Lance Armstrong and the False Self
Last week, Lance Armstrong admitted to doing what many people suspected – using performance enhancing drugs and methods to help him win seven Tour de France titles in his cycling career. Now we are being told about the depth of the lies, covering up, and discrediting of others that was necessary to perpetuate the good guy/great athlete image.
Just for context, I am an extremely marginal follower of cycling. Olympics and Tour de France. I know what the yellow jersey means, but I cannot tell you much more. So, I was in the category of admirers of Lance Armstrong that took him at his word while he was competing.
Yet, as the interview unfolded, nothing that he told Oprah was a surprise. Lance has just done on a larger stage what every one of us does in our own lives.
Lance wanted significance. His sense of self was being reflected to him through winning and the applause of fans. He did what was necessary to feed his identity. That is the enticement of the false self. Creating a sense of wholeness and significance. Determining what it is that will make you say “I’m OK.”
When we are led by our false self, the identity that is created forms our lens. Our values and sense of right and wrong flows through that filter. That is why when Oprah asked Lance if he felt he was doing anything wrong he could respond with a confident no.
Like all of us, Lance is a broken image bearer of God. We all long to be fixed. Even apart from God our souls long for restoration. What the false self attempts to do is provide something spiritual (wholeness) though the standards of this world (what do I do? what do I have? what do people think of me?).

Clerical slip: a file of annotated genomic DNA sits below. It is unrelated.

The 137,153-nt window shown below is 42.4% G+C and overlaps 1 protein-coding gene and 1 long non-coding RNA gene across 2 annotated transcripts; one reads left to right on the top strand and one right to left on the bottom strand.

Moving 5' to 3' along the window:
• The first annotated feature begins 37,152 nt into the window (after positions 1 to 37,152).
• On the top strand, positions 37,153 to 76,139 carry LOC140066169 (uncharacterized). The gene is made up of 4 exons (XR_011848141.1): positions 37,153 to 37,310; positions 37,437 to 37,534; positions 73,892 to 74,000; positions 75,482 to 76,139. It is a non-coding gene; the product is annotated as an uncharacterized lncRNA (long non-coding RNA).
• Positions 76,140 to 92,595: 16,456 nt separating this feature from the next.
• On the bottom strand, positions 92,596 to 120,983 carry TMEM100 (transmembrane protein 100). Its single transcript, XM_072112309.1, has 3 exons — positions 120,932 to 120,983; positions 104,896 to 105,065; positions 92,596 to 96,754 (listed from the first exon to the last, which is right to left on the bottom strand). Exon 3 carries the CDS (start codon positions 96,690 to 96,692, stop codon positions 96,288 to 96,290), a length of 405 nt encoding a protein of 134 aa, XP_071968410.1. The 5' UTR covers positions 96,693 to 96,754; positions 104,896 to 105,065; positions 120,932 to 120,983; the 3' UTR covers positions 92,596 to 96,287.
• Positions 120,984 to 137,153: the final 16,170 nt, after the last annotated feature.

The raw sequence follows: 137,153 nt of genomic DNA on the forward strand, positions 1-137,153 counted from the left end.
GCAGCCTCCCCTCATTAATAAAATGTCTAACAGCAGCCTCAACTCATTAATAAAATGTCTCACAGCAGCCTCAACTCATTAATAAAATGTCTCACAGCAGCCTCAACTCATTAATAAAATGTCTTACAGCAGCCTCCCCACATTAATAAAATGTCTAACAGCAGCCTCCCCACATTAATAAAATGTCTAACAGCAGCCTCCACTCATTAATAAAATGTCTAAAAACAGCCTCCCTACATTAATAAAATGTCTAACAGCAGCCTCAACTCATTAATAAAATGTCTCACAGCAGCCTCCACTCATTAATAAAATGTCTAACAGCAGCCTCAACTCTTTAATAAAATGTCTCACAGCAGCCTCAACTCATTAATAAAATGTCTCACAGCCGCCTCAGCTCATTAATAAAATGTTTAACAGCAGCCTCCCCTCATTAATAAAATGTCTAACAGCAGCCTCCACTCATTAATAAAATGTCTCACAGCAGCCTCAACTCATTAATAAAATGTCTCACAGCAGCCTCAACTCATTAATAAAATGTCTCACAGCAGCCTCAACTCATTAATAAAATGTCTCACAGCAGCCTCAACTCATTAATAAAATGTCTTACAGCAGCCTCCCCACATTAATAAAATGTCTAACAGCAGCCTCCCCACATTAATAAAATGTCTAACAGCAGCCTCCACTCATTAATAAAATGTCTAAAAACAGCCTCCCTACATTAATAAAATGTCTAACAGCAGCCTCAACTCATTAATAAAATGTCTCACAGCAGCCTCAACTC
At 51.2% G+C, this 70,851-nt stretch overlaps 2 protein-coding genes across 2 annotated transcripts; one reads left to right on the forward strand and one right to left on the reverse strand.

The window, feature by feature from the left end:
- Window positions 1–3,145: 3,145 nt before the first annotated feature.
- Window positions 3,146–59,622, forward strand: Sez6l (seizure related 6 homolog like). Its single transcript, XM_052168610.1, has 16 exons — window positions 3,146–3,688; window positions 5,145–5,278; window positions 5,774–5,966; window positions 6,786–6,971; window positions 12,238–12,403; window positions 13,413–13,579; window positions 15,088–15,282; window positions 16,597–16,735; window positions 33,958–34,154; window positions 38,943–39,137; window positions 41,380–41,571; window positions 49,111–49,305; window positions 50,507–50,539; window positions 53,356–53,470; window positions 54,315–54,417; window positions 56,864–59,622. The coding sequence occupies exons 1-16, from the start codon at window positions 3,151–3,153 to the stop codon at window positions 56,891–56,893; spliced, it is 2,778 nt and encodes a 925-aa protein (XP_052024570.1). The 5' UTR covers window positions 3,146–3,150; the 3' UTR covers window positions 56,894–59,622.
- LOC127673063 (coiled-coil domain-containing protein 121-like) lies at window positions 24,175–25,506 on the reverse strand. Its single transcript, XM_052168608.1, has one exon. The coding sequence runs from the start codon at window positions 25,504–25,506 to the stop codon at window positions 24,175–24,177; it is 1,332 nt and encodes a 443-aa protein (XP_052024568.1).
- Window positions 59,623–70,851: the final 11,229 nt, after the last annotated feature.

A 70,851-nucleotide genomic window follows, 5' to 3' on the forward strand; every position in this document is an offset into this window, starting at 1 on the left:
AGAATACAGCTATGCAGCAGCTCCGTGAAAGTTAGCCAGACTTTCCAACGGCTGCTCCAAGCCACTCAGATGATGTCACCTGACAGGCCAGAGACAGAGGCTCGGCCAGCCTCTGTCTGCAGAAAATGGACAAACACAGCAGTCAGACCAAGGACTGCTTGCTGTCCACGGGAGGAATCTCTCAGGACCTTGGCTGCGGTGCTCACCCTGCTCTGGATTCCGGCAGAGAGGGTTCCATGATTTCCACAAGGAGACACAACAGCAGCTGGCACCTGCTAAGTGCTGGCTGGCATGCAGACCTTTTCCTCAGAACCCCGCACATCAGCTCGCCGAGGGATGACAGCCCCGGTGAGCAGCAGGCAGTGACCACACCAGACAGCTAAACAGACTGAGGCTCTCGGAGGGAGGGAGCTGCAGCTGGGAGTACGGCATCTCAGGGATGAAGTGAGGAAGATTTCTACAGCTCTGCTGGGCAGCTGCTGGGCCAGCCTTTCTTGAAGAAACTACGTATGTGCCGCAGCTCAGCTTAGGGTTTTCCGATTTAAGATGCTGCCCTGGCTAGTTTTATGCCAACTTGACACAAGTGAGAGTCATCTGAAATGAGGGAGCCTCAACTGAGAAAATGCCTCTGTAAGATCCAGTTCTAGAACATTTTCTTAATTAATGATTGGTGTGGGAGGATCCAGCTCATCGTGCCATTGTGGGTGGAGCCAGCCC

For Lance, his athletic skill provided a way to cover himself and temporarily avoid his brokenness and shame.
Pastors do this when the size of their church becomes the motivating factor for how they see their self and lead their congregations.
Husbands do this when the happiness of their wife or having the love of any woman becomes their self definition.
Women do this when their kids determine their value.
We all do this. It is the old nature, the false self, seducing us with the LIE that wholeness is available apart from God.
The good news is that Jesus provides the path to freedom. Our true self is defined in relation to His love – the Gospel story. That definition is not based on us – our performance, our righteousness, our popularity – it is entirely based on the truths that He loves us, He came to redeem us, He will not leave us, and after we’ve walked the path with Him and allowed Him to strip away what is false in us, He will restore what was once broken.
That is my hope for Lance. That the confession is not just an entry into another way to satisfy his false self. That it is the beginning of awareness of the depths of his own brokenness and an entry point for the Spirit. Then he can experience rest.false self | identity | image of God | Lance Armstrong